Battle For The Airwaves - Page 4 of 7 - Black Enterprise

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Black Enterprise Magazine January-March 2019 Issue

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Citadel-owned WWWZ-FM, with a 10.0 rating. Combined with Clear Channel stations, these mega-broadcasters receive 60 cents of every advertising dollar in this market, according to Aidoo. WPAL-FM’s rating was 0.7, as measured in the same period.

To protect minority ownership and program diversity, the National Association of Black Owned Broadcasters (NABOB) filed comments against further deregulation with the FCC in January. Asserts NABOB Executive Director James Winston: “If the large companies have their way and all the [ownership] rules are eliminated, then it would definitely sweep out all small broadcasters.”

Moreover, NABOB is working with Sen. John McCain (R-Ariz.), sponsor of the Telecommunications Ownership Diversification Act of 2002, which would bring back the tax certificate program that offers large broadcasters a break on capital gains taxes if they sell their stations to minorities. (Powell and Clear Channel’s Mays are in favor of the bill.) NABOB also collaborated with Sen. Russ Feingold (D-Wis.) on the recently introduced Competition in Radio and Concert Industries Act, which is designed to regulate the radio and concert promotion industries. In reaction to the new bill, Mays says Sen. Feingold is “dead wrong. The legislation is built on the faulty premise that the concert business and radio business need to be fixed. They don’t.”

Explaining NABOB’s alliances with McCain and Feingold, Winston says, “We are trying to help them shape legislation so that it helps to create additional minority ownership opportunities [and to] come up with the exact language for the legislation so that it achieves the desired result.”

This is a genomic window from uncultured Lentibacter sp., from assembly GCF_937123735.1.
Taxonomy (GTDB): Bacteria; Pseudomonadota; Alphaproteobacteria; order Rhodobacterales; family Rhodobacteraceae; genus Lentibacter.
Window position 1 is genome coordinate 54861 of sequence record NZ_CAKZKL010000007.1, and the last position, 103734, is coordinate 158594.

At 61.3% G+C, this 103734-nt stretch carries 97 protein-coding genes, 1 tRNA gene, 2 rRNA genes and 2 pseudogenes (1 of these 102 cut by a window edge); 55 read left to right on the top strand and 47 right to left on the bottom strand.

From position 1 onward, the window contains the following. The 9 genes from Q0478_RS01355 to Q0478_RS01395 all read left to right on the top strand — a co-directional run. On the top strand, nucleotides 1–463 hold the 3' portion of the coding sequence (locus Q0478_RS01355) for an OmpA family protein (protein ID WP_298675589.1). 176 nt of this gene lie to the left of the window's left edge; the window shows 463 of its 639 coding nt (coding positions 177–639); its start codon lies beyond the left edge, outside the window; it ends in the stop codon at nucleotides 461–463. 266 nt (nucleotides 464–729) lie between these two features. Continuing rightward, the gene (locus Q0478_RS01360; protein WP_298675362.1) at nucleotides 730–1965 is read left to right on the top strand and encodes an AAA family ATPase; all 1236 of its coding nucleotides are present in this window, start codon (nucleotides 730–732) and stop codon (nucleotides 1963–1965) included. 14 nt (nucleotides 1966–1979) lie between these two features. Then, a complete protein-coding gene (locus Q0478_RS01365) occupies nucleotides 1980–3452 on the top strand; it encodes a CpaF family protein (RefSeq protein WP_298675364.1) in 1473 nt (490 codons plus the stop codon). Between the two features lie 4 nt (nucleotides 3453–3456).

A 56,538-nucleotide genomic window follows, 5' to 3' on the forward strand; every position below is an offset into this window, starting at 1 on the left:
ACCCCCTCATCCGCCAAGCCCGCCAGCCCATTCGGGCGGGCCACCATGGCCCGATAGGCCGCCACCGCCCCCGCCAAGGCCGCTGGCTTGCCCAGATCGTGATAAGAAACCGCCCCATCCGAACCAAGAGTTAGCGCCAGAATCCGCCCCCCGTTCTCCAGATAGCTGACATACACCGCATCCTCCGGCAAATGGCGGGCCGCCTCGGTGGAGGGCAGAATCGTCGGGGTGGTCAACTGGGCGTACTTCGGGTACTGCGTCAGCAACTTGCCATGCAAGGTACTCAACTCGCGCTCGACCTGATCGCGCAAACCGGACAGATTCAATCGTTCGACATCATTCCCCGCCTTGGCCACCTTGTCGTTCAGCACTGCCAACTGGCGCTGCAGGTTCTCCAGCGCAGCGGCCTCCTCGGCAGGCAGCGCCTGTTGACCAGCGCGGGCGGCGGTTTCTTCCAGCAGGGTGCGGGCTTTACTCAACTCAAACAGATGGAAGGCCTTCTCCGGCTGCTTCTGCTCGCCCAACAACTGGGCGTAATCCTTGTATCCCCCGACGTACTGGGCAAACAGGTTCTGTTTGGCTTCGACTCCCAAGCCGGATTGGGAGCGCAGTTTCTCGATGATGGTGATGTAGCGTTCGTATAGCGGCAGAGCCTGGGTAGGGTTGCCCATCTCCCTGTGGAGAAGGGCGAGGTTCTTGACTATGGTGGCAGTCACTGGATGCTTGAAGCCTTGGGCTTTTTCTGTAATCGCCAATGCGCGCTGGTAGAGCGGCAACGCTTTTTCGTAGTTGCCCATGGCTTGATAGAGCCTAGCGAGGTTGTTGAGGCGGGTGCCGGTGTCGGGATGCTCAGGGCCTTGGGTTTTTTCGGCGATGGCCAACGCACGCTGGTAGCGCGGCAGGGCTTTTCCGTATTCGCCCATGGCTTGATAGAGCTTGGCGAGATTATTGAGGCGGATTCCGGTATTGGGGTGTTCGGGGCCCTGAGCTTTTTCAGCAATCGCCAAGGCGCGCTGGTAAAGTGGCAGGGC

COMPETING AGAINST THE ODDS
With huge broadcasters controlling local markets, independent operators must expand to stay competitive. “These days you need to own a cluster of stations just to survive, let alone compete,” says Archway Broadcasting Group’s Al Vicente, who is in the process of buying 13 stations in the Southeast. “You have to have a cluster of stations so you have economies of scale … have [multiple] stations run from one location so that you are not duplicating expenses and have employees that can work on more than just one station.” Multiple-station operations, he says, also offer advertisers the ability to reach many different audiences with one buy.

But getting bigger requires capital to purchase stations–loads of it. According to MMTC, an AM radio station in a top 10 market, depending on the strength of the signal, could cost between $30 million and $80 million, and as much as $500 million for a similarly situated FM station–or 11 times cash flow. The asking price for an AM/FM station in a mid-sized market is between $1 million and $5 million.

Gaining access to capital has traditionally been a problem for black broadcasters. Aidoo, who must raise money for her low-rated station, says banks don’t like to finance radio stations because they can’t place a lien against the asset if the borrower defaults. Since the federal government regulates radio broadcast licenses, the FCC must approve any potential buyers of the station, which creates more problems for a lending institution. “Most banks won’t finance a

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